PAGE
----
disgust

noun
dis·​gust | \ di-ˈskəst How to pronounce disgust (audio) , dis-ˈgəst also diz- \

Definition of disgust

 (Entry 1 of 2)

: marked aversion aroused by something highly distasteful : repugnance wrinkled her nose in disgust his disgust at the way the media has been covering the story

disgust

verb
disgusted; disgusting; disgusts

Definition of disgust (Entry 2 of 2)

transitive verb

1 : to provoke to loathing, repugnance, or aversion : be offensive to The idea of eating raw meat disgusts him.
2 : to cause (one) to lose an interest or intention is disgusted by their ignorance

intransitive verb

: to cause disgust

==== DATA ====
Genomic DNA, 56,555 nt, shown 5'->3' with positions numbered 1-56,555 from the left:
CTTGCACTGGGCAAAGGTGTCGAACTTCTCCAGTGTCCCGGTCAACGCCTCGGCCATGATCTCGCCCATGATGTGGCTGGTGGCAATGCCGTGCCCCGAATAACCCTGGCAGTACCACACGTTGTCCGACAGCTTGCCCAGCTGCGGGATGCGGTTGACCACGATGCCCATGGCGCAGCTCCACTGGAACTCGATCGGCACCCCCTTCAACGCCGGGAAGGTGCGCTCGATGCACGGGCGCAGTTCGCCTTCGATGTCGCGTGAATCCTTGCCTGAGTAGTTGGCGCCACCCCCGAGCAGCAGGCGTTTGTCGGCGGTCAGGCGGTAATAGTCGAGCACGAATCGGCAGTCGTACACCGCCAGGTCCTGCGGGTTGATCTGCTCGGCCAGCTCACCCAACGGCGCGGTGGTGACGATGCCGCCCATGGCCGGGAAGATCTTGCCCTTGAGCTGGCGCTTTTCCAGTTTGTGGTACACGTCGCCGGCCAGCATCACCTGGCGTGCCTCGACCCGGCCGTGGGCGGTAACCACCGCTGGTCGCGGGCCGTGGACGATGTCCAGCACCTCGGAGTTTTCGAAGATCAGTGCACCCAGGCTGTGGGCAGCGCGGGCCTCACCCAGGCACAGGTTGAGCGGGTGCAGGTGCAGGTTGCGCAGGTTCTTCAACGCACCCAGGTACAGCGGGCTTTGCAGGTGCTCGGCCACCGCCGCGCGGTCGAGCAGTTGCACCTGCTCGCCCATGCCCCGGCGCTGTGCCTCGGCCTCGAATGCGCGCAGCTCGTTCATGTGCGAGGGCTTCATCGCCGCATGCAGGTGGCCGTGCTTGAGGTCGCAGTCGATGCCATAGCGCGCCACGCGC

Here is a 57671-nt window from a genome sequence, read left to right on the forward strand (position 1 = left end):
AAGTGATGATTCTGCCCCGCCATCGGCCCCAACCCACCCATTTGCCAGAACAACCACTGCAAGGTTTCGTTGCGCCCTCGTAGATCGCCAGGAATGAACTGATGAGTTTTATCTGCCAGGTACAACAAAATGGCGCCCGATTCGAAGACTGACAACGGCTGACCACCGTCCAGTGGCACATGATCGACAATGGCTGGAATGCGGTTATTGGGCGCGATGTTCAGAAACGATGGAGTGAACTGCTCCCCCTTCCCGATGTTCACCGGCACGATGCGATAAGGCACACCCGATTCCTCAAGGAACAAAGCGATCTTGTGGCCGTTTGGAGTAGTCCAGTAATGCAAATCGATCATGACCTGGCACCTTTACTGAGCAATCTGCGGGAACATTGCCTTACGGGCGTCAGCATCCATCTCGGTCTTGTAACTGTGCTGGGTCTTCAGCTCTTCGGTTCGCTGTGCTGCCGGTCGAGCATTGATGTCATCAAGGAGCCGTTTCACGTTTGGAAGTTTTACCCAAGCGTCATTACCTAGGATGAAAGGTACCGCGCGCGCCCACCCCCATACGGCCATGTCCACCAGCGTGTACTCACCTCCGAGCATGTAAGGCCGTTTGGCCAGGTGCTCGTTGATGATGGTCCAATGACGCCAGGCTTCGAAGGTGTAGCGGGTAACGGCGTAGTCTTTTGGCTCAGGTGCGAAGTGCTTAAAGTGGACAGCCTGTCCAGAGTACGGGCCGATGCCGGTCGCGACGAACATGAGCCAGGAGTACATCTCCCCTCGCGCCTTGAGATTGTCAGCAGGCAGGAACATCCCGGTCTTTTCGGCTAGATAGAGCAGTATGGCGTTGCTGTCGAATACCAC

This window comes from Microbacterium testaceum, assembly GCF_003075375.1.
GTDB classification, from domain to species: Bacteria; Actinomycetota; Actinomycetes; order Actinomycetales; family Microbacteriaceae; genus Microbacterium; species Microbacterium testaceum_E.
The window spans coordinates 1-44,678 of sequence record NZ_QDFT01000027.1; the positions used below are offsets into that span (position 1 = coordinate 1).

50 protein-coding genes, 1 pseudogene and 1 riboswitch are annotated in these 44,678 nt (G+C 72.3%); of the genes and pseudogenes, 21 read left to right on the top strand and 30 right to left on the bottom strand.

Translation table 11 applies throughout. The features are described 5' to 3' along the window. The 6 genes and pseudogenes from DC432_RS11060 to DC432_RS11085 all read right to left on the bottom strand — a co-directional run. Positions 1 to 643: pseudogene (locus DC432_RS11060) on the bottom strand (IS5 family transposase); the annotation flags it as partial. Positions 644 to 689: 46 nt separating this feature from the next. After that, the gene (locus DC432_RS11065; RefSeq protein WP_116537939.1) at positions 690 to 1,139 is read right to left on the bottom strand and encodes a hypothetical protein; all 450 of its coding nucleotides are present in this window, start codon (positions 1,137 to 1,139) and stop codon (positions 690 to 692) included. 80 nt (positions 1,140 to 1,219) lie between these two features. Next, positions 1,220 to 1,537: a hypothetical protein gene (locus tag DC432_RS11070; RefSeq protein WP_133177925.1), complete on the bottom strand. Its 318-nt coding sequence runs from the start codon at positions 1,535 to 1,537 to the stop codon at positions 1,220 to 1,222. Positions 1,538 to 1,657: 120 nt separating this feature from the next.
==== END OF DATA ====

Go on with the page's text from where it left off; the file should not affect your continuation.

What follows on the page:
Examples of disgust in a Sentence

Noun He eyed the greasy food with disgust. As the smell of garbage drifted through the air, she wrinkled her nose in disgust. He talked about his disgust with the way the news media focuses on celebrities. Much to the disgust of some listeners, the speech was interrupted several times by a few people in the audience. She shook her head in disgust when I described the scene. Verb She's a vegetarian because the idea of eating meat totally disgusts her. The photographs disgust some people. See More